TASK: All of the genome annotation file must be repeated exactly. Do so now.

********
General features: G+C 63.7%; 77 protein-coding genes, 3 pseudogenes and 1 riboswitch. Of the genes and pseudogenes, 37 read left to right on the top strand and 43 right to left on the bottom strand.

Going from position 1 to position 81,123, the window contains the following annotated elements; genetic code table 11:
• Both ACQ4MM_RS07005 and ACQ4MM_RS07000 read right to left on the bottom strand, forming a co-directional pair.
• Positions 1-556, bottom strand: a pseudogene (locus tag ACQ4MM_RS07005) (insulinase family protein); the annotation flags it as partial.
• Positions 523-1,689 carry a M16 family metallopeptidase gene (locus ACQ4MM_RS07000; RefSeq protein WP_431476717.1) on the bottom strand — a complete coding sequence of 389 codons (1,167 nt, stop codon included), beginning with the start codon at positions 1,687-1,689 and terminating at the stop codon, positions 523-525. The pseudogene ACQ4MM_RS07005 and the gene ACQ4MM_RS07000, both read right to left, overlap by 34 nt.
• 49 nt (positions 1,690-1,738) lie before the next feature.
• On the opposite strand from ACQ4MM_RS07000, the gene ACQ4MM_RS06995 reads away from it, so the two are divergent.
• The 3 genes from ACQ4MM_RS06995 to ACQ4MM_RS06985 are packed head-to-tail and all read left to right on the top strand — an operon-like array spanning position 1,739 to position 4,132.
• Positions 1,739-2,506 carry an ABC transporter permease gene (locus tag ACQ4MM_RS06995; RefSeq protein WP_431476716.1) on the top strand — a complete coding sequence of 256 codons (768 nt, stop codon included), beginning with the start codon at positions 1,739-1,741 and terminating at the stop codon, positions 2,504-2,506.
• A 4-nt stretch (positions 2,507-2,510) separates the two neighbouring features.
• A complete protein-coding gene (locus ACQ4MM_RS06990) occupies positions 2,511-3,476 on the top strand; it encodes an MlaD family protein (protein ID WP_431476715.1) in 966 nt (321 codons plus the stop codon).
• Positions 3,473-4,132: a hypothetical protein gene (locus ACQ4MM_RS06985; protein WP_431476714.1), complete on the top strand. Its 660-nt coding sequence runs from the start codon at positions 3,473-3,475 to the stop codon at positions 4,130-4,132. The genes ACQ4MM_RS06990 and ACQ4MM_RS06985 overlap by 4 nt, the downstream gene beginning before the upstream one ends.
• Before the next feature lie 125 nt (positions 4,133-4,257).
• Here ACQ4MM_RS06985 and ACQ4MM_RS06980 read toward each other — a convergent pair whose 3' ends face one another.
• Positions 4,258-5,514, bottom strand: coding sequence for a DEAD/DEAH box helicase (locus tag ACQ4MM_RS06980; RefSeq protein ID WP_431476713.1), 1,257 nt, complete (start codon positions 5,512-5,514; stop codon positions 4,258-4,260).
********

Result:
General features: G+C 63.7%; 77 protein-coding genes, 3 pseudogenes and 1 riboswitch. Of the genes and pseudogenes, 37 read left to right on the top strand and 43 right to left on the bottom strand.

Going from position 1 to position 81,123, the window contains the following annotated elements; genetic code table 11:
• Both ACQ4MM_RS07005 and ACQ4MM_RS07000 read right to left on the bottom strand, forming a co-directional pair.
• Positions 1-556, bottom strand: a pseudogene (locus tag ACQ4MM_RS07005) (insulinase family protein); the annotation flags it as partial.
• Positions 523-1,689 carry a M16 family metallopeptidase gene (locus ACQ4MM_RS07000; RefSeq protein WP_431476717.1) on the bottom strand — a complete coding sequence of 389 codons (1,167 nt, stop codon included), beginning with the start codon at positions 1,687-1,689 and terminating at the stop codon, positions 523-525. The pseudogene ACQ4MM_RS07005 and the gene ACQ4MM_RS07000, both read right to left, overlap by 34 nt.
• 49 nt (positions 1,690-1,738) lie before the next feature.
• On the opposite strand from ACQ4MM_RS07000, the gene ACQ4MM_RS06995 reads away from it, so the two are divergent.
• The 3 genes from ACQ4MM_RS06995 to ACQ4MM_RS06985 are packed head-to-tail and all read left to right on the top strand — an operon-like array spanning position 1,739 to position 4,132.
• Positions 1,739-2,506 carry an ABC transporter permease gene (locus tag ACQ4MM_RS06995; RefSeq protein WP_431476716.1) on the top strand — a complete coding sequence of 256 codons (768 nt, stop codon included), beginning with the start codon at positions 1,739-1,741 and terminating at the stop codon, positions 2,504-2,506.
• A 4-nt stretch (positions 2,507-2,510) separates the two neighbouring features.
• A complete protein-coding gene (locus ACQ4MM_RS06990) occupies positions 2,511-3,476 on the top strand; it encodes an MlaD family protein (protein ID WP_431476715.1) in 966 nt (321 codons plus the stop codon).
• Positions 3,473-4,132: a hypothetical protein gene (locus ACQ4MM_RS06985; protein WP_431476714.1), complete on the top strand. Its 660-nt coding sequence runs from the start codon at positions 3,473-3,475 to the stop codon at positions 4,130-4,132. The genes ACQ4MM_RS06990 and ACQ4MM_RS06985 overlap by 4 nt, the downstream gene beginning before the upstream one ends.
• Before the next feature lie 125 nt (positions 4,133-4,257).
• Here ACQ4MM_RS06985 and ACQ4MM_RS06980 read toward each other — a convergent pair whose 3' ends face one another.
• Positions 4,258-5,514, bottom strand: coding sequence for a DEAD/DEAH box helicase (locus tag ACQ4MM_RS06980; RefSeq protein ID WP_431476713.1), 1,257 nt, complete (start codon positions 5,512-5,514; stop codon positions 4,258-4,260).